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Remote Work: Is It a Virtual Threat to Your Culture?
Workplace

Remote Work: Is It a Virtual Threat to Your Culture?

by Jake Herway and Adam Hickman, Ph.D.
Remote Work: Is It a Virtual Threat to Your Culture?

Story Highlights

  • The culture changes caused by remote work carry risk
  • Culture has an immediate impact on engagement and employment brand
  • Leaders can mitigate risk by defining and measuring culture drivers

Your organization's culture is one of the most valuable assets at risk during COVID-19.

The common threads and social norms that previously brought your people together aren't the same now that a lot -- if not the majority -- of employees are working from home and there are new uncertainties around every corner.

Culture can be understood as "how we do things around here." Right now, the how is changing daily -- and in some cases, forever. This brings quantifiable risks to your business, with research showing an immediate impact on employees' sense of belonging and your overall employment brand.

Culture can be understood as "how we do things around here." Right now, the how is changing daily -- and in some cases, forever.

For many employees, long-term remote work may be preferred. But while the commute time has decreased, so have the opportunities for critical relationship-building at work. Gallup has found that employees who do not work in the same location as their manager are:

  • 10 percentage points less likely to say someone cares about them at work
  • 10 points less likely to say they are recognized for their contributions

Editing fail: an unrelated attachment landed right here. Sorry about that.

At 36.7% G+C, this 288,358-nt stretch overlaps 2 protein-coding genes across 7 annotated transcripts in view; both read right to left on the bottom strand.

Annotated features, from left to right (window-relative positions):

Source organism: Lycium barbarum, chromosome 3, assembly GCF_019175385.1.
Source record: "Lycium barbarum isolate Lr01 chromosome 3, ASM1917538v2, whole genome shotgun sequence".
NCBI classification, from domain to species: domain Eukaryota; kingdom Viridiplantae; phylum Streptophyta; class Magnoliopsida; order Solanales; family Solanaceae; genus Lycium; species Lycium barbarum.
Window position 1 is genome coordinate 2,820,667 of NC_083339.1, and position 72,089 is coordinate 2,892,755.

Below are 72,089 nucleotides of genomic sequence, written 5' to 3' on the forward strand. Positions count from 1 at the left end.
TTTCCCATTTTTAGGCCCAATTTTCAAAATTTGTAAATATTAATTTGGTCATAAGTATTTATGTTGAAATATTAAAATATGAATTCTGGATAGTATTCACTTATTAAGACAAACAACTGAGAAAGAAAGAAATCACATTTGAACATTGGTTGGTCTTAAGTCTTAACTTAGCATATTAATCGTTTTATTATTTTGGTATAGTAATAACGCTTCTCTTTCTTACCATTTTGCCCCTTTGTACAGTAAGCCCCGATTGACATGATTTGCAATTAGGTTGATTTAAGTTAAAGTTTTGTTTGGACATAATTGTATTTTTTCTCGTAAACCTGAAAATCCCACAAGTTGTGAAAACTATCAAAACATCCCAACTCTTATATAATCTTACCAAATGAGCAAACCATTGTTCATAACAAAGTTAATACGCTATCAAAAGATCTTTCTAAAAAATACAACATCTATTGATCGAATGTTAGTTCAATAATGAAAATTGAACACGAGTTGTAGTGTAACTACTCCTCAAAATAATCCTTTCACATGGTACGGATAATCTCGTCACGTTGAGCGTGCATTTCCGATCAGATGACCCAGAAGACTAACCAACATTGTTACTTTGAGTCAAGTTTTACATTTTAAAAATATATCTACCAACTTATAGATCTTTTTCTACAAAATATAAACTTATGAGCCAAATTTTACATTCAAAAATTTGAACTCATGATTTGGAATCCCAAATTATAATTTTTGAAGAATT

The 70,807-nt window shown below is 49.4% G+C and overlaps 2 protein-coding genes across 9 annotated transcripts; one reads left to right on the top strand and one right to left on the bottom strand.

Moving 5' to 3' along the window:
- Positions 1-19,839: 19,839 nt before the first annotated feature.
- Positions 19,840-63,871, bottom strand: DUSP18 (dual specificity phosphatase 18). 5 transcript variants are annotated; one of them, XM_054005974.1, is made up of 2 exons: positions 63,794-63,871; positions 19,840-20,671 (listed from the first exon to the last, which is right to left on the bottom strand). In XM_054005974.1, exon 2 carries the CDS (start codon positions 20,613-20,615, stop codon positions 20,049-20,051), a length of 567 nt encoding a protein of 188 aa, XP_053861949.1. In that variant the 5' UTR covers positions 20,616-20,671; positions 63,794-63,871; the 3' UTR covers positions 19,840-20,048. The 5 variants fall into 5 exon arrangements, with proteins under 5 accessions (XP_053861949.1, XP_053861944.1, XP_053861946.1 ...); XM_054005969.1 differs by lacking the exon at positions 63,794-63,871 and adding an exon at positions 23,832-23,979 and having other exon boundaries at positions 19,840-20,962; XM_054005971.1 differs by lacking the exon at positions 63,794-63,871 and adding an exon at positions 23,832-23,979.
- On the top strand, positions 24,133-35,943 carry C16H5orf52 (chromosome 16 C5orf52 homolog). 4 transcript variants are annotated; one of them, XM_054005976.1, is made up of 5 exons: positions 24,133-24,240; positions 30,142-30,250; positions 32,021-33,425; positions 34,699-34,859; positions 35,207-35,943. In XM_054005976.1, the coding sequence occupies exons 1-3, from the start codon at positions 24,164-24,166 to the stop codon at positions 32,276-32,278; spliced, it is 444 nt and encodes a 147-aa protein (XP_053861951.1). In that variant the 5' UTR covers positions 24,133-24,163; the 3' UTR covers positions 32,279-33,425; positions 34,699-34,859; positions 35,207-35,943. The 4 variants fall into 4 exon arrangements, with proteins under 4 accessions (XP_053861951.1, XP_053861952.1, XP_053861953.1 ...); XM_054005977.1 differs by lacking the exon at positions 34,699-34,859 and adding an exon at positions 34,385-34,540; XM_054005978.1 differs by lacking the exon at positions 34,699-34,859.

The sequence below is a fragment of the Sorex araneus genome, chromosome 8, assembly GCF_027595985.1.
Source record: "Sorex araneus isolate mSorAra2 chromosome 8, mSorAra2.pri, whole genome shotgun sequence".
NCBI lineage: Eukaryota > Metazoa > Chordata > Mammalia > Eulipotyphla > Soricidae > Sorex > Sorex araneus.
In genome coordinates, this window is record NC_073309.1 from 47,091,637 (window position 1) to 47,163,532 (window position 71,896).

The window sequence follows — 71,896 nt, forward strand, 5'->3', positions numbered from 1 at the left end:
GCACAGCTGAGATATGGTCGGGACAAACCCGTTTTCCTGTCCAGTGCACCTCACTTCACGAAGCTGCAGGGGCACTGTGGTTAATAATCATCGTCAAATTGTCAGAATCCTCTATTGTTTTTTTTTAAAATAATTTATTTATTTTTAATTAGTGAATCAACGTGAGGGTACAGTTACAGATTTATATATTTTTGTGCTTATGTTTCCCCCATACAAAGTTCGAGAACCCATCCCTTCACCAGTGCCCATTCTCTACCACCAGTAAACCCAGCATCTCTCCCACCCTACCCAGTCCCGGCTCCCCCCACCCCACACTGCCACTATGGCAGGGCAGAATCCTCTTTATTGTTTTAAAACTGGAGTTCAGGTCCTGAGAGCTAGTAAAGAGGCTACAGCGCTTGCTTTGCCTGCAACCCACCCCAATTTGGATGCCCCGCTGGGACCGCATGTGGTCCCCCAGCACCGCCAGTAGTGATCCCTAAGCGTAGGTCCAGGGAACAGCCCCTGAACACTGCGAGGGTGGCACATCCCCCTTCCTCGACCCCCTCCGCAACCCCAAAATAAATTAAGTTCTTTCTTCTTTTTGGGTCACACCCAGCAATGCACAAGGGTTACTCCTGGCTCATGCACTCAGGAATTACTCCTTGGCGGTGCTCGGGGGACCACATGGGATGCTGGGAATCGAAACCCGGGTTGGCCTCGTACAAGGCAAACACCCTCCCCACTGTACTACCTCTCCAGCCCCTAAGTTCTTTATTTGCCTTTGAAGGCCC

• five points less likely to feel like their opinions count

And for those individuals with an absolute preference for working in person, the disengaging effects of remote work can be as serious as 17% lower productivity and 24% higher turnover.

Gallup data also show that even without being forced to work virtually, about 60% of employees (virtual or not) cannot fully agree that they know what their company stands for. Employees who work virtually are even more disconnected from core cultural components. Remote employees are seven percentage points less likely to see their connection to the mission of the company.

When employees aren't aligned with what their company stands for, it puts their company's reputation on the line.

Consider the comments that might hit Glassdoor when an employee doesn't understand the direction their company is going and feels distanced by the change. Or the impact of a comment to an important customer that puts the credibility of the company in question.

With the pivot to virtual work, it's even more important for organizations to clarify what their culture is and intentionally manage this clarity through the employee experience.

How to Mitigate the Risks of Remote Work and Sustain a Culture

Gallup recommends two steps to build a strong virtual culture that mitigates the risks of virtual work:

  1. Define the drivers that create your culture -- which you need to protect to ensure employees' sense of belonging and a strong employment brand -- today.
  2. Measure the central elements of the employee experience that create your culture -- key moments and behaviors -- with a more frequent cadence to preemptively address cultural risks.

Define Your Culture Drivers

To protect the drivers that create your culture and mitigate the risks of virtual work, you need to put strategies in place that create a shared way of doing things. But before you can protect your culture, you must know what drives it.

Organizations need to know more than how to describe their culture. They need to know the drivers of the culture -- the values, beliefs, traditions, structures, unwritten rules, behaviors and the repeated moments that make up the employee experience and create the culture. These culture drivers either help or hinder employees' ability to perform.

Before you can protect your culture, you must know what drives it.